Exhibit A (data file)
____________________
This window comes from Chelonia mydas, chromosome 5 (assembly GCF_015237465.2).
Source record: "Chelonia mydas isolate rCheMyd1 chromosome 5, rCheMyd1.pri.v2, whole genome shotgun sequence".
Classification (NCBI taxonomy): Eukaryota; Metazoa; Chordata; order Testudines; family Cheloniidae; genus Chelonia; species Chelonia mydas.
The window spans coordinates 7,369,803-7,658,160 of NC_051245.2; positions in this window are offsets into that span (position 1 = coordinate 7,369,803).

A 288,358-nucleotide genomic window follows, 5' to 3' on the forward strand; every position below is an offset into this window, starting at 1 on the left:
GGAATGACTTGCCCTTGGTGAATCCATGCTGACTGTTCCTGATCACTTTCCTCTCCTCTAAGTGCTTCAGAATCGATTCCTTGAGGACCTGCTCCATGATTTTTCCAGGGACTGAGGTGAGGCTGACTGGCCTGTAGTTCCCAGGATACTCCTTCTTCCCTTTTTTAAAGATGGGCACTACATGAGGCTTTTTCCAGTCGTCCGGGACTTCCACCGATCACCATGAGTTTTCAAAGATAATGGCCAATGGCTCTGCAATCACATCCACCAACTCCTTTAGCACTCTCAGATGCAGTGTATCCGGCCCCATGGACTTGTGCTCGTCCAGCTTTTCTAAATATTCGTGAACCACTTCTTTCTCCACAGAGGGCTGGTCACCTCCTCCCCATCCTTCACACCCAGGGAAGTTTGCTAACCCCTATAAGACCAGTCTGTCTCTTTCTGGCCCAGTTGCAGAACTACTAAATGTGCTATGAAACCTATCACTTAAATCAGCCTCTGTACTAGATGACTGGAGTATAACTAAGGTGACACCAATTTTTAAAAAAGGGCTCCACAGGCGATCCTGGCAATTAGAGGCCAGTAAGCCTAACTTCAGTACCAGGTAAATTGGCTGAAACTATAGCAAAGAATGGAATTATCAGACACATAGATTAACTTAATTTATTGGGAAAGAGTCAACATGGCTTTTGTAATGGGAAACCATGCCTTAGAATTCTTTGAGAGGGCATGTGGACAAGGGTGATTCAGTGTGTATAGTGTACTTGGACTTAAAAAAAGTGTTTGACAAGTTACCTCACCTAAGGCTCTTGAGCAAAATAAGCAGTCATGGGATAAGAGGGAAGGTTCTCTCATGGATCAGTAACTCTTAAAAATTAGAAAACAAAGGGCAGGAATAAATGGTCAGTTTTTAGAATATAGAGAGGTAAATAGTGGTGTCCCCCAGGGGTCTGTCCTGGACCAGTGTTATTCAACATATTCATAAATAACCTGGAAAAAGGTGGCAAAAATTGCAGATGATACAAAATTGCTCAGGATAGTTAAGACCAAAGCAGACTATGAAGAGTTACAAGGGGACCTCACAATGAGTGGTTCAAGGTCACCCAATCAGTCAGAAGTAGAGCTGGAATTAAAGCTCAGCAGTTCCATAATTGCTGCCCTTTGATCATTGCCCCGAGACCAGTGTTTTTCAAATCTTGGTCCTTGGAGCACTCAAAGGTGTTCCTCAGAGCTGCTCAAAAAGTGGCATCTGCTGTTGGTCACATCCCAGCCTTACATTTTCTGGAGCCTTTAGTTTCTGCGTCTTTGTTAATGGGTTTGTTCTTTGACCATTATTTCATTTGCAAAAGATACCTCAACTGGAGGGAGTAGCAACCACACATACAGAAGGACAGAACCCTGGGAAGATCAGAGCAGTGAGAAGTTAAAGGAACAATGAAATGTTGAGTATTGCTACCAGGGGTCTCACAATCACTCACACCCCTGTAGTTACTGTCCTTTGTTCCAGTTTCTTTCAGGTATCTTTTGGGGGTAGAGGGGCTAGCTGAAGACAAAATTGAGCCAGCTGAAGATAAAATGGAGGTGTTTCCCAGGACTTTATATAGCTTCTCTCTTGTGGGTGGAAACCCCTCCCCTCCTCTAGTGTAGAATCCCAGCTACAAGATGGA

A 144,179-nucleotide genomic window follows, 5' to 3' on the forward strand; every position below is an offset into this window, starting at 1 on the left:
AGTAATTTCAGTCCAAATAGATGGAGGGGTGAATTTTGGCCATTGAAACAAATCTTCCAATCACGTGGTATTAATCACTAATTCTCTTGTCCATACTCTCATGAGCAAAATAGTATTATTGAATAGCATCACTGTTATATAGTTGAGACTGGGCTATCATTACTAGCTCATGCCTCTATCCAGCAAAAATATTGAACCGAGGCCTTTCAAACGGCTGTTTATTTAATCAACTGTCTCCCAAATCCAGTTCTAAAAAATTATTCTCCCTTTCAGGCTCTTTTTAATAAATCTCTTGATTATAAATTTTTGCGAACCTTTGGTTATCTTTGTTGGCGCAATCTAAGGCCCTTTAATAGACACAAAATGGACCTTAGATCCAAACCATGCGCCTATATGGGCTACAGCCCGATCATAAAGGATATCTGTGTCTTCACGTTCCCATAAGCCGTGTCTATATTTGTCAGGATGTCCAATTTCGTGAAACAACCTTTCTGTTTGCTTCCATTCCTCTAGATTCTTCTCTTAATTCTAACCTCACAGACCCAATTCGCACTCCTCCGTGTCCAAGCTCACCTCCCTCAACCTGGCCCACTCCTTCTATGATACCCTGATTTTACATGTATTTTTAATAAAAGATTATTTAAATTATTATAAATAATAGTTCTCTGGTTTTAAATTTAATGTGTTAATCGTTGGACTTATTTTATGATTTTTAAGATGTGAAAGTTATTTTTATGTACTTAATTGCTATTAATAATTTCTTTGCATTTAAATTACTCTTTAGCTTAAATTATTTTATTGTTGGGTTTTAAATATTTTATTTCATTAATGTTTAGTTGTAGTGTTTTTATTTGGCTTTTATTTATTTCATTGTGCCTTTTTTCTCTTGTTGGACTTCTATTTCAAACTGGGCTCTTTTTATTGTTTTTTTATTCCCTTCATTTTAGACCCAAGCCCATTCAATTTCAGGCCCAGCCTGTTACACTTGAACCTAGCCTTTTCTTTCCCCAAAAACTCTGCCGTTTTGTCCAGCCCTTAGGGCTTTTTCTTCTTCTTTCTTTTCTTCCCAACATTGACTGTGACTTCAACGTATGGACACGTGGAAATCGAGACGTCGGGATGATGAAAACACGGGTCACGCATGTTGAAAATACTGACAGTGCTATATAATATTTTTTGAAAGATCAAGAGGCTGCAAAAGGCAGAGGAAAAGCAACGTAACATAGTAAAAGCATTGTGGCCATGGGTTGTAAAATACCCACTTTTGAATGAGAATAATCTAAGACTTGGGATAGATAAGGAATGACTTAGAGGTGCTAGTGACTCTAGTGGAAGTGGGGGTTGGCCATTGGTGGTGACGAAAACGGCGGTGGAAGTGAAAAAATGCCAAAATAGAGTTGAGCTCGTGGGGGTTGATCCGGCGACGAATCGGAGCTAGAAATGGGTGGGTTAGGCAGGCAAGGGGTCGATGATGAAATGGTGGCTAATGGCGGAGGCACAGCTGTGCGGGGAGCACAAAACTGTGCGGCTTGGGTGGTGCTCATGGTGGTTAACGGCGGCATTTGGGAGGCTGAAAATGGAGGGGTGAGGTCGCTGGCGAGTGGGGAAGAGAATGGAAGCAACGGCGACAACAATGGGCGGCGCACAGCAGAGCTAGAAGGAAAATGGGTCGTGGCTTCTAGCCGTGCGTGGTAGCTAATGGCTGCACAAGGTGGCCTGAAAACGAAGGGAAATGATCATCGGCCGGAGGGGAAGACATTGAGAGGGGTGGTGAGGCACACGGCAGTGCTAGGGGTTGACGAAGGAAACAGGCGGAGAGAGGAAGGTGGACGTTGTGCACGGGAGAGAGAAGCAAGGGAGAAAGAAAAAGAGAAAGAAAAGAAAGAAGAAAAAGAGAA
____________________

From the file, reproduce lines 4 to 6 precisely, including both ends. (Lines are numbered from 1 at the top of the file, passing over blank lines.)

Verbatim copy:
The window spans coordinates 7,369,803-7,658,160 of NC_051245.2; positions in this window are offsets into that span (position 1 = coordinate 7,369,803).

A 288,358-nucleotide genomic window follows, 5' to 3' on the forward strand; every position below is an offset into this window, starting at 1 on the left:
GGAATGACTTGCCCTTGGTGAATCCATGCTGACTGTTCCTGATCACTTTCCTCTCCTCTAAGTGCTTCAGAATCGATTCCTTGAGGACCTGCTCCATGATTTTTCCAGGGACTGAGGTGAGGCTGACTGGCCTGTAGTTCCCAGGATACTCCTTCTTCCCTTTTTTAAAGATGGGCACTACATGAGGCTTTTTCCAGTCGTCCGGGACTTCCACCGATCACCATGAGTTTTCAAAGATAATGGCCAATGGCTCTGCAATCACATCCACCAACTCCTTTAGCACTCTCAGATGCAGTGTATCCGGCCCCATGGACTTGTGCTCGTCCAGCTTTTCTAAATATTCGTGAACCACTTCTTTCTCCACAGAGGGCTGGTCACCTCCTCCCCATCCTTCACACCCAGGGAAGTTTGCTAACCCCTATAAGACCAGTCTGTCTCTTTCTGGCCCAGTTGCAGAACTACTAAATGTGCTATGAAACCTATCACTTAAATCAGCCTCTGTACTAGATGACTGGAGTATAACTAAGGTGACACCAATTTTTAAAAAAGGGCTCCACAGGCGATCCTGGCAATTAGAGGCCAGTAAGCCTAACTTCAGTACCAGGTAAATTGGCTGAAACTATAGCAAAGAATGGAATTATCAGACACATAGATTAACTTAATTTATTGGGAAAGAGTCAACATGGCTTTTGTAATGGGAAACCATGCCTTAGAATTCTTTGAGAGGGCATGTGGACAAGGGTGATTCAGTGTGTATAGTGTACTTGGACTTAAAAAAAGTGTTTGACAAGTTACCTCACCTAAGGCTCTTGAGCAAAATAAGCAGTCATGGGATAAGAGGGAAGGTTCTCTCATGGATCAGTAACTCTTAAAAATTAGAAAACAAAGGGCAGGAATAAATGGTCAGTTTTTAGAATATAGAGAGGTAAATAGTGGTGTCCCCCAGGGGTCTGTCCTGGACCAGTGTTATTCAACATATTCATAAATAACCTGGAAAAAGGTGGCAAAAATTGCAGATGATACAAAATTGCTCAGGATAGTTAAGACCAAAGCAGACTATGAAGAGTTACAAGGGGACCTCACAATGAGTGGTTCAAGGTCACCCAATCAGTCAGAAGTAGAGCTGGAATTAAAGCTCAGCAGTTCCATAATTGCTGCCCTTTGATCATTGCCCCGAGACCAGTGTTTTTCAAATCTTGGTCCTTGGAGCACTCAAAGGTGTTCCTCAGAGCTGCTCAAAAAGTGGCATCTGCTGTTGGTCACATCCCAGCCTTACATTTTCTGGAGCCTTTAGTTTCTGCGTCTTTGTTAATGGGTTTGTTCTTTGACCATTATTTCATTTGCAAAAGATACCTCAACTGGAGGGAGTAGCAACCACACATACAGAAGGACAGAACCCTGGGAAGATCAGAGCAGTGAGAAGTTAAAGGAACAATGAAATGTTGAGTATTGCTACCAGGGGTCTCACAATCACTCACACCCCTGTAGTTACTGTCCTTTGTTCCAGTTTCTTTCAGGTATCTTTTGGGGGTAGAGGGGCTAGCTGAAGACAAAATTGAGCCAGCTGAAGATAAAATGGAGGTGTTTCCCAGGACTTTATATAGCTTCTCTCTTGTGGGTGGAAACCCCTCCCCTCCTCTAGTGTAGAATCCCAGCTACAAGATGGA